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“Energy Efficiency is the World's Most Important Fuel” - The International Energy Agency 

The shower is a sanctuary – a place to relax and to think.  But when engineers take a shower, sometimes they just think about the shower itself.  

And so, our story begins in the shower with an engineer looking down and wondering how much heat energy was flowing down the drain.  

 Turns out, it’s quite a lot because ordinary water has some extraordinary properties.  Water can absorb more heat than almost any other substance on earth.  Put another way, it takes a lot of energy to make water hot.  It’s the reason why:

  • The energy consumed to make hot water is the 3rd largest cost driver on most utility bills (after space heating and cooling);
  • Showering is typically the single most energy intensive activity that people engage in at home;
  • The U.S. Department of Energy (DOE) estimates that between 80 and 90% of the energy used to heat water is lost down the drain.  It’s the equivalent of 350 billion kilowatt-hours  – enough electricity to power 33,183,563 homes for an entire year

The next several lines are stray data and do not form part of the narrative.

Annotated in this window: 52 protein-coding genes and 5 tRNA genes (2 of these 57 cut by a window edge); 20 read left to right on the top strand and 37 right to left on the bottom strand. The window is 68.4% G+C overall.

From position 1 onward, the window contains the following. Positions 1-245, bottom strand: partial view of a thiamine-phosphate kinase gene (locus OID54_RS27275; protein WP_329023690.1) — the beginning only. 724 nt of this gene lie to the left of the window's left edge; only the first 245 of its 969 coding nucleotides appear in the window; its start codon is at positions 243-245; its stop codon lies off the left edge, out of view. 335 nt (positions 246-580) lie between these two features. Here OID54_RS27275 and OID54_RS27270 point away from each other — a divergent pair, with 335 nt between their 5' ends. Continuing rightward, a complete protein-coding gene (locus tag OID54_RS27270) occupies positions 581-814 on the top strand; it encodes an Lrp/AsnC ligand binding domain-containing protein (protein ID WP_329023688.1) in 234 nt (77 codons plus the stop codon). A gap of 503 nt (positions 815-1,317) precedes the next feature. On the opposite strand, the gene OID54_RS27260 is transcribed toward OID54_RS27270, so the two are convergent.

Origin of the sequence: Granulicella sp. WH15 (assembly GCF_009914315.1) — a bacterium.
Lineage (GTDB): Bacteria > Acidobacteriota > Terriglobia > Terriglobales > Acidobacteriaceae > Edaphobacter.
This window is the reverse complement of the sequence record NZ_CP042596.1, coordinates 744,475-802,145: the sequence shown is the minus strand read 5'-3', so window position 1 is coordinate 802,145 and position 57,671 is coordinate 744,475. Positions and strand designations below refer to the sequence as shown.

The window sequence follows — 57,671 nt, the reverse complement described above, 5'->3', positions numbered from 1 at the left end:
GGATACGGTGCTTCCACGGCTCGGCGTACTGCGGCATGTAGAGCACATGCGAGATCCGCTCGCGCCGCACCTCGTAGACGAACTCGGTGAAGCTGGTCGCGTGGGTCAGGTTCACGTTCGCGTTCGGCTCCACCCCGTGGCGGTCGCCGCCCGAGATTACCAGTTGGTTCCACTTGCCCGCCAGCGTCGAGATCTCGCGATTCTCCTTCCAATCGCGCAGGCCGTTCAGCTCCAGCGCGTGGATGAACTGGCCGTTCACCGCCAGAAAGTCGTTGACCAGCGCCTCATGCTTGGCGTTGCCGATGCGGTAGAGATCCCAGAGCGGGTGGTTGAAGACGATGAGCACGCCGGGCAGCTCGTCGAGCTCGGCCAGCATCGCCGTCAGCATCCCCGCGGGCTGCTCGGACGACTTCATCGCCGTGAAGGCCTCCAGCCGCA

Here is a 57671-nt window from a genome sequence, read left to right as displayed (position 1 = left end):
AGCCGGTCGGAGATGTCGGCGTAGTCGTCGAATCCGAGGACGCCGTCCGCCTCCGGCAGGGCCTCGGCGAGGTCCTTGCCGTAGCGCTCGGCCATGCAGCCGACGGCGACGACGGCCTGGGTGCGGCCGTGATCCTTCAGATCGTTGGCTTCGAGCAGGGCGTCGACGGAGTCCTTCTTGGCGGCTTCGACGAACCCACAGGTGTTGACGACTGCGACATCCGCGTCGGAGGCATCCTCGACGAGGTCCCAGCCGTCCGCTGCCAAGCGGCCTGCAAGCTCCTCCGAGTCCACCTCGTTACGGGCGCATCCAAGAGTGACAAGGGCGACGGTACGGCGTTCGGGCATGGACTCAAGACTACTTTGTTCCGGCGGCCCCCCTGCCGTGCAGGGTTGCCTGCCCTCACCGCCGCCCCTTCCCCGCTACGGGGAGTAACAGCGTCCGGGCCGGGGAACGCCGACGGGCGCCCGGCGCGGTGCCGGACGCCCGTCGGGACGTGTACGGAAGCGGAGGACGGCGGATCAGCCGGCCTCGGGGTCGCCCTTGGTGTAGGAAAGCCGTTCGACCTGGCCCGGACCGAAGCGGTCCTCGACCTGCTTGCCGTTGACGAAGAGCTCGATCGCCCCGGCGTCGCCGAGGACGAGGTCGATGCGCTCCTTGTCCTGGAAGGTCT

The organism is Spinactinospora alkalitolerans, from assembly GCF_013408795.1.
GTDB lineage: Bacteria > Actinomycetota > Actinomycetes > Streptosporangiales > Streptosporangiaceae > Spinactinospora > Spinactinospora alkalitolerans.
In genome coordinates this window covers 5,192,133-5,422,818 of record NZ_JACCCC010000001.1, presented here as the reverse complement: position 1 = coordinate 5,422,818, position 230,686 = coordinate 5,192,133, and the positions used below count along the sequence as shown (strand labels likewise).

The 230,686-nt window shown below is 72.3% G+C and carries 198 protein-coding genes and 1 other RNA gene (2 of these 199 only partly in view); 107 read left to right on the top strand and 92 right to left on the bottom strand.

• According to the DOE, the good news is that “a large portion of this energy is, in fact, recoverable.”

Given these facts, like any good engineer, he decided to search for a solution to capture the heat energy from the water flowing down his shower drain.  Unfortunately, after an extensive search, he found no easy answer because, as ecohome magazine points out the primary design challenge associated with drain water heat recovery is space. 

The problem is that, although the idea of capturing heat from wastewater is attractive, the realities of incorporating this technology into a home can be challenging.   That’s because drain water heat exchangers can only be installed along the drain line, which is typically found in tight spaces – either against the walls, between joists under the floor or in other confined spaces.  

A further complication was that, due to the limits of the technology at the time, heat exchangers could only be installed on perfectly vertical sections of the drain line.  For our engineer, this meant installation revolved around the location of the vertical drain line, rather than other considerations such as the proximity to the shower, or the cost and convenience of installation.